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America’s Ultra Rich Have a Message for 2020 Candidates

June 24, 2019, 8:47 PM UTC

In 2017, President Donald Trump and the Republican Party passed a tax bill that dramatically lowered taxes for some Americans—and American corporations.

But now some of these same Americans are sending the government a different message: tax us more.

Eighteen Americans, representing some of the wealthiest in the country, published an open letter on Medium on Monday calling on the 2020 presidential candidates to raise taxes on the richest Americans.

“We are writing to call on all candidates for President, whether they are Republicans or Democrats, to support a moderate wealth tax on the fortunes of the richest 1/10 of the richest 1% of Americans — on us,” the letter reads. “The next dollar of new tax revenue should come from the most financially fortunate, not from middle-income and lower-income Americans.”

The “us” includes the likes of George Soros, Abigail Disney, Facebook co-founder Chris Hughes, members of the Pritzker family, and Molly Munger, daughter of Berkshire Hathaway vice-chairman Charlie Munger.

“America has a moral, ethical and economic responsibility to tax our wealth more,” the letter continues. “A wealth tax could help address the climate crisis, improve the economy, improve health outcomes, fairly create opportunity, and strengthen our democratic freedoms. Instituting a wealth tax is in the interest of our republic.”

The signers refer specifically to Sen. Elizabeth Warren’s wealth tax proposal, while clearly noting that this does not represent an endorsement for the candidate. The proposal would levy a two-cent tax on the dollar on assets over $50 million and an addition 1 cent on the dollar on any assets exceeding $1 billion. The tax would affect an estimated 75,000 families, raising $2.75 trillion over 10 years.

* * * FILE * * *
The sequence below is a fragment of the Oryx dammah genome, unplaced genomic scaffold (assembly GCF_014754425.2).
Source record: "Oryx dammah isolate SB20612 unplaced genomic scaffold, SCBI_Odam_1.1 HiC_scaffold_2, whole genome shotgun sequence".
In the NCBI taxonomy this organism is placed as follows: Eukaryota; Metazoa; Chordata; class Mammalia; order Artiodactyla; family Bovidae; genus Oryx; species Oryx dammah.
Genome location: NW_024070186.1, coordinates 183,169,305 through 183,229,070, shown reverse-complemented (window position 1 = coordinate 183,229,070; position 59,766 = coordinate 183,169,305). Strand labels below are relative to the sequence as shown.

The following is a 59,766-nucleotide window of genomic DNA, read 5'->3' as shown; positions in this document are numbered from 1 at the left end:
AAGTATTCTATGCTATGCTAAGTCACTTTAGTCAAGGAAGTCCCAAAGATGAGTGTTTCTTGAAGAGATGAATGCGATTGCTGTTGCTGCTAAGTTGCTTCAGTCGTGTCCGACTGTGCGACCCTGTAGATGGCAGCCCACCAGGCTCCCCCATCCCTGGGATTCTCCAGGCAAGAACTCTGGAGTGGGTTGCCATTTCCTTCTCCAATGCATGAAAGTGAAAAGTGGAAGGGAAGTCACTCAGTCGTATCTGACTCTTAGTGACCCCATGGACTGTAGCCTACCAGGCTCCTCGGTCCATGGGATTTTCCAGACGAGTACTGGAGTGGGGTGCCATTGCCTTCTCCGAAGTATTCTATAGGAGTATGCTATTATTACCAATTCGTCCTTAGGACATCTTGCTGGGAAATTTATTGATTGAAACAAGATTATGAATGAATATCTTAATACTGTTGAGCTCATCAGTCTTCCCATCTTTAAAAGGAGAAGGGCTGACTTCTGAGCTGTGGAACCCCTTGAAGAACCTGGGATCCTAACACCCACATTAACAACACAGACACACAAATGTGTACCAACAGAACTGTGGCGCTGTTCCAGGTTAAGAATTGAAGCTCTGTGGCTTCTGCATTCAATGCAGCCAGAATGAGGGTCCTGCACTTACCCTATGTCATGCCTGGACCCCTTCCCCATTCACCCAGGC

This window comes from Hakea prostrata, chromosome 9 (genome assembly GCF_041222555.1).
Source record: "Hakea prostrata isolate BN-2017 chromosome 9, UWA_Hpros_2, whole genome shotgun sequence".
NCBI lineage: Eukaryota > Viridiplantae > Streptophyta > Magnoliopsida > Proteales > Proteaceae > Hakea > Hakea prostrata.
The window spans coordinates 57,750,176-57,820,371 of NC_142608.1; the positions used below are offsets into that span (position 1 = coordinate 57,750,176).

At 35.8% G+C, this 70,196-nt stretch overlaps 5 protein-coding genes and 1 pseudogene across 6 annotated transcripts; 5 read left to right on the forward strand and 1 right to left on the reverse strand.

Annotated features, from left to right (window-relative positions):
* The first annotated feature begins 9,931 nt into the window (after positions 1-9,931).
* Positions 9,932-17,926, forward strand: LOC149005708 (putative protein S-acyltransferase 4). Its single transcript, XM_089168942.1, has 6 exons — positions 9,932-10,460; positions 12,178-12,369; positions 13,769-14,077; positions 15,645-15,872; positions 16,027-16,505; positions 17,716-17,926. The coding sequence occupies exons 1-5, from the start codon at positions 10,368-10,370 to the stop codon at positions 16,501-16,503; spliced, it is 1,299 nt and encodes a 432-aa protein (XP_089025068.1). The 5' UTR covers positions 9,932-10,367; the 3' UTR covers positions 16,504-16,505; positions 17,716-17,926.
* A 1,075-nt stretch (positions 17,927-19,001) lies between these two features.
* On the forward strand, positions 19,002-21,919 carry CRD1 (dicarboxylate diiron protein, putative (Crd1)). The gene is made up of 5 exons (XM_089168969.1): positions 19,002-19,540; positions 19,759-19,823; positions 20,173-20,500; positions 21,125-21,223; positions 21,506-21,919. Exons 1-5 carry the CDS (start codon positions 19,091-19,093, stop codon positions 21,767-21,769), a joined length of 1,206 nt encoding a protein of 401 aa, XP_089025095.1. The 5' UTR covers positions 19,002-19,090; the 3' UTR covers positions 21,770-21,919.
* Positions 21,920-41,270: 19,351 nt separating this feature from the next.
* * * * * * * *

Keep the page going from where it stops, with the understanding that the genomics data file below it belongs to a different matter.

That such a “moderate tax on a minuscule number of Americans,” the signers said, could lead to such a dramatic increase in revenue is a reflection of growing income inequality in the U.S. The signers add that the “top 1/10 of 1% of households now have almost as much wealth as all Americans in the bottom 90%,” and while they “enjoy uncommon fortunes…[they] want to live in an America that solves the biggest challenges of our common future.”

A working paper by the National Bureau of Economic Research echoes this point, finding that the top 0.1% of Americans hold close to 20% of the country’s wealth, which is equal to the wealth of the bottom 90%. This is due in no small part to rising income inequality. An analysis of a Federal Reserve report found that between 1989 and 2018 the top 1% saw its total net worth increase by $21 trillion—the bottom 50%, meanwhile, saw its net worth decrease by $900 billion.

As such, the letter’s signers explain that they believe that a wealth tax is both fair and patriotic. These two points are among the six listed reasons that the signers note they support a wealth tax. The other reasons include using the revenue from the tax as a tool to combat the climate crisis, because it helps the economy, makes a healthier America, and strengthens American democracy.

Above all, they note that the arguments against “are mostly technical and often overstated.” And the people agree: most Americans want the wealthiest among us to pay higher taxes.

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